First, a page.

In Kerbal Space Program, Duna and Ike, counterparts of Mars and Phobos. Dreams of Mars missions come true here. In this chapter, I build the lander and the main ship. Interplanetary flight is described in Chapter 6. Interplanetary Travel on Budget, part 1 and Chapter 8. Interplanetary Travel on Budget, part 2.

Chapter 5. Planning the Duna Mission

As I was writing this tutorial, I thought that a simple one-planet mission was too easy, so I decided to see a new planet and try it out: Duna. When I was making these missions, 0.22 came out, and suddenly I had a well-planned ship, but no plugins, and had to try if what I do were possible with “vanilla” KSP. Turned out it is.

The easiest way is to visit Duna only, of course. The plan is simple, see the picture.


Sun is in the bottom, and we approach from the left, because we are on the tip of a very eccentric orbit, and orbital speed is lower than on a circular orbit at the same height.

Since a trip to Ike is cheap, I thought to take the bigger challenge, visiting both Duna and Ike.

Initially thought there are two choices: ether go to Ike first, or to Duna. In both cases one can aerobrake in Duna, both to Duna itself or to Ike. I thought I’d visit Duna first, and Ike on the way back. From my experience, launching from a low orbit around a satellite saves a lot of fuel. I started studying the map and launching probes, the optimal mission is different and more intriguing.

The simple mission configurations are in the chart. Let’s call them A (Duna->Ike) and B (Ike->Duna) for a later analysis. Guess which one is more fuel efficient?


I built a lander for Duna, which can be used twice, if staged properly. The command-service module is scalable: you can add more tanks if needed without changing the configuration.


Duna lander


Duna lander, top view


Duna lander in Duna orbit


Tiny landing module (can be adjusted into a refuelling tank)


Tiny landing module in assembly. Attach 180 kg (weight of 2 Kerbals) of pods or struts to get a correct estimation of 𝛥v.


Command module with other modules

The answer is: A (Duna -> Ike) mission requires 4.68t of fuel, B (Ike -> Duna) mission takes 5.46t of fuel. Looking at the chart we think that Duna->Ike transfer costs a lot (250 m/s). But even though it does cost a lot, we save one circularization or escape burn (130 m/s) we land a lighter lander on Ike, and we conserve the 𝛥v in Ike orbit, to reuse it later when departing to Kerbin (saves 200 m/s).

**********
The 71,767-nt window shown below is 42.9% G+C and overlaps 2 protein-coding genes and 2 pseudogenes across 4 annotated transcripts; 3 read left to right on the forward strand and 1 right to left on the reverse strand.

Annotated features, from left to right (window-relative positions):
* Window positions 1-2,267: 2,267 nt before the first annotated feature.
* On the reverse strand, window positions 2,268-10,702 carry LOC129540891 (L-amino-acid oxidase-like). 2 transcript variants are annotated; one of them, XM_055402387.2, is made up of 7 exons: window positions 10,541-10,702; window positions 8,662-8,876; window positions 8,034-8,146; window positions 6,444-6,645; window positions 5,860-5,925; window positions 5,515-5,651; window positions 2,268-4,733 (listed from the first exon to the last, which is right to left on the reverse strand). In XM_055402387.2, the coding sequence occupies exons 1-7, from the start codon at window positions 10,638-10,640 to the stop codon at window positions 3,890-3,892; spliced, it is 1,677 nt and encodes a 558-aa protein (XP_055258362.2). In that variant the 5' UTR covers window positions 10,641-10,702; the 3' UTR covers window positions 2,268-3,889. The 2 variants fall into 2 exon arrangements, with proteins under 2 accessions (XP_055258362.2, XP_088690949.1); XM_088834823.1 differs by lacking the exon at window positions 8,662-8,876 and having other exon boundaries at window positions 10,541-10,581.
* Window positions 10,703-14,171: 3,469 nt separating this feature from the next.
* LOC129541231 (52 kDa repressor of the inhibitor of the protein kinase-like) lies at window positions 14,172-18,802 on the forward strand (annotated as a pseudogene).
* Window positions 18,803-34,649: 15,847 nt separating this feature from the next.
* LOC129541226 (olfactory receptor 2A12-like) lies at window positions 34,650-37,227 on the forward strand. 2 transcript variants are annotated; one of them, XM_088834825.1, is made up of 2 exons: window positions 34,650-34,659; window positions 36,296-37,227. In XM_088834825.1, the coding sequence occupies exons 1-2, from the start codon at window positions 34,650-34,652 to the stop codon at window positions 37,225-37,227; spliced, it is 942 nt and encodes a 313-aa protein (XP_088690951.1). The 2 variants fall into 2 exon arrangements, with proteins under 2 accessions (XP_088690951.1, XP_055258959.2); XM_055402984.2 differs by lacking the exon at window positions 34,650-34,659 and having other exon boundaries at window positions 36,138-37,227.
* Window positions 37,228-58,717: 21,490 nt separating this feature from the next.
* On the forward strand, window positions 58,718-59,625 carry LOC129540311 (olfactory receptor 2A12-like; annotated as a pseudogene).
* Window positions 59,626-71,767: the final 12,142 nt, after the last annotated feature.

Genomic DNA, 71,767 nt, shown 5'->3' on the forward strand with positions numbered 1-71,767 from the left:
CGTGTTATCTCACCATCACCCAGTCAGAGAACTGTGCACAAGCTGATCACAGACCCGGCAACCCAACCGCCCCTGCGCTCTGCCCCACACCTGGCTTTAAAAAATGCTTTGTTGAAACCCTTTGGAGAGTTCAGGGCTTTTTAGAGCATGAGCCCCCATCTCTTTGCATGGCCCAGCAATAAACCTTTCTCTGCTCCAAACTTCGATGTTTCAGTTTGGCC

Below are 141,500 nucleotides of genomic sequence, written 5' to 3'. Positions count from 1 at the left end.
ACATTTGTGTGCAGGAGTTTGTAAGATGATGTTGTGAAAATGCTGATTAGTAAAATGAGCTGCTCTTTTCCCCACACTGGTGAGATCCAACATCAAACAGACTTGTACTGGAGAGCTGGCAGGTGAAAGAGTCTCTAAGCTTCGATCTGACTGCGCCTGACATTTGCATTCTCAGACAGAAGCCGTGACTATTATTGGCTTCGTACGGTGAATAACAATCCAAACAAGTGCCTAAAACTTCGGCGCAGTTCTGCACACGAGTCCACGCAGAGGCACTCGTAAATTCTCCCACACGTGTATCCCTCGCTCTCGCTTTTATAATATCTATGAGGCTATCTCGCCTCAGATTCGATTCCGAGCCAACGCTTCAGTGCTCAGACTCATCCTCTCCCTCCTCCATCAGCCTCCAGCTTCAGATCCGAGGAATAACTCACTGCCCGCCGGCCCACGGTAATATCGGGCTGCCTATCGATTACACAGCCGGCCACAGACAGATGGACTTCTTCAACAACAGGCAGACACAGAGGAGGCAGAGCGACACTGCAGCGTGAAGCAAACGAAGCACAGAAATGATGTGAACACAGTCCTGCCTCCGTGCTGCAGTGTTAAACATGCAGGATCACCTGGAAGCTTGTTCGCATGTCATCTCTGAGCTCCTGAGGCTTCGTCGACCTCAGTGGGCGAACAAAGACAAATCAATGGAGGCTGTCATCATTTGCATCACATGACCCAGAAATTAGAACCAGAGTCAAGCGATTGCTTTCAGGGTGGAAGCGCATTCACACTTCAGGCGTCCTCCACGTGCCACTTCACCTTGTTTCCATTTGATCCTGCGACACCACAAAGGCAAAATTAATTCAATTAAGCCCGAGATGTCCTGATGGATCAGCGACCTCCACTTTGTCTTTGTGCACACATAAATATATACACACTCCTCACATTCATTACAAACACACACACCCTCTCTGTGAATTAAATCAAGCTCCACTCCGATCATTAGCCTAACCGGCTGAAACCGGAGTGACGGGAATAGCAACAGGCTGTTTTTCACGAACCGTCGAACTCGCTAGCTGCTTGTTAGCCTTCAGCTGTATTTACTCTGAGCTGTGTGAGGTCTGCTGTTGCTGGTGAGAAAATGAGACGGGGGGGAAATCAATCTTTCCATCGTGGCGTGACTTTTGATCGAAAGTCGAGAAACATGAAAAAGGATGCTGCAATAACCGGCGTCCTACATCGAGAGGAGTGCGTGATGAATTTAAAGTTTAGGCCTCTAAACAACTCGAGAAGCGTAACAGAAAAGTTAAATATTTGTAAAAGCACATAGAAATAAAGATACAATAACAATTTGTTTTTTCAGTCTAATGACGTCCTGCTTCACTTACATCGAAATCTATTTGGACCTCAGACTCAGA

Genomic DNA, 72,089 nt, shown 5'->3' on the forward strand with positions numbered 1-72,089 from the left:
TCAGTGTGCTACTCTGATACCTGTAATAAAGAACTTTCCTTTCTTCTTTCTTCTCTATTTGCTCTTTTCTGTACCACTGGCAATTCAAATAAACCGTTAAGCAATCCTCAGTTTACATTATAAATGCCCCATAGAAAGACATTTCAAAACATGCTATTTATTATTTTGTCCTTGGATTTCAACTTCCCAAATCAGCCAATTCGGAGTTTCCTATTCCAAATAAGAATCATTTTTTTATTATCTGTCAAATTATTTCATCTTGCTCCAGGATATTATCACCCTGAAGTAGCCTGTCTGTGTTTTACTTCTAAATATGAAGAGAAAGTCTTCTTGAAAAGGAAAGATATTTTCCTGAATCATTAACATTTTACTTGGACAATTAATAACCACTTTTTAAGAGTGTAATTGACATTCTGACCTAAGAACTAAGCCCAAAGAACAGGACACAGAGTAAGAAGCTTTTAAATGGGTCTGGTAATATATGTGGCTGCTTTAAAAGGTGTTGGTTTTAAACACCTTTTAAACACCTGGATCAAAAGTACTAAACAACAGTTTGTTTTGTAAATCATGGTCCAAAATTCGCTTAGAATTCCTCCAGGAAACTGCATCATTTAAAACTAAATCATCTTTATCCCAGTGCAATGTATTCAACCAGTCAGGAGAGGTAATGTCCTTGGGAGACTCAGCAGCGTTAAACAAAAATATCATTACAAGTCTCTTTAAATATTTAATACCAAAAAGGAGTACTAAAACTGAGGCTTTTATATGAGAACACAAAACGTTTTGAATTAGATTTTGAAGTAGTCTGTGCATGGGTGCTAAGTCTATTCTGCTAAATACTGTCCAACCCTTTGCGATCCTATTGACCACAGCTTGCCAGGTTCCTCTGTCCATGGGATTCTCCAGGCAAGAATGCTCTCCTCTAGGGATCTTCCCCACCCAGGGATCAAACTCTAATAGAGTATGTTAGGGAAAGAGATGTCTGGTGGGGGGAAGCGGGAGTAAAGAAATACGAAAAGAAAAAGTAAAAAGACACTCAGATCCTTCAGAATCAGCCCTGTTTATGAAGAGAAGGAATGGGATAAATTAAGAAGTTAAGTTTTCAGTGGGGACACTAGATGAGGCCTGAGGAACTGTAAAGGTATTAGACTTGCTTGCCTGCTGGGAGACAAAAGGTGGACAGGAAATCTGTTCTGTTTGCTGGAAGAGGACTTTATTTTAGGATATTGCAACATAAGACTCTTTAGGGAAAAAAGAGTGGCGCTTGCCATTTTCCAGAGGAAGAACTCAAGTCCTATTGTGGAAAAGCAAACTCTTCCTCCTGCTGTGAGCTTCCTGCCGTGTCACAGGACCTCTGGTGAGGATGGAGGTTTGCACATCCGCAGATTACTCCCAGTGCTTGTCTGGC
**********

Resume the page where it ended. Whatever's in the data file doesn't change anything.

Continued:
Optimizing Further

But look at the charts again: Lander has to land at both planets, but Command-Service Module and fuel for different parts do not necessarily need to go together with the lander. We can park it wherever needed. I thought of a different profile:

  1. Fuel for trans-Kerbin injection and for Duna landing weigh 2.7t, so I can circularize this fuel directly in Duna orbit, and CSM with lander would go to Ike, then to Duna. A simple calculation shows that I could save 2700 \times (e^{\frac {400} {390 \times 9.81}} - 1) = 297 kg of fuel.

  2. C. But then, why send CSM for this? If departing from Ike is cheaper, park CSM there right away, and let lander go to Ike from Duna by itself (it will require more fuel tanks, but still is doable).

  3. D. The next plan was to not extend lander, but park CSM at Duna and let lander do the trip to Ike, which is much cheaper, and refuel it at Duna before landing:

  4. Another option is to use a tank with a remote-controlled pod. CSM goes to Ike, lander lands on Duna, then is refueled by a tank in orbit, then lander flies to Ike and lands there, E.

  5. A reverse of this, with CSM at Duna and refueling in Ike orbit, F, although, Ike trip takes little fuel, and this refuelling saves very little.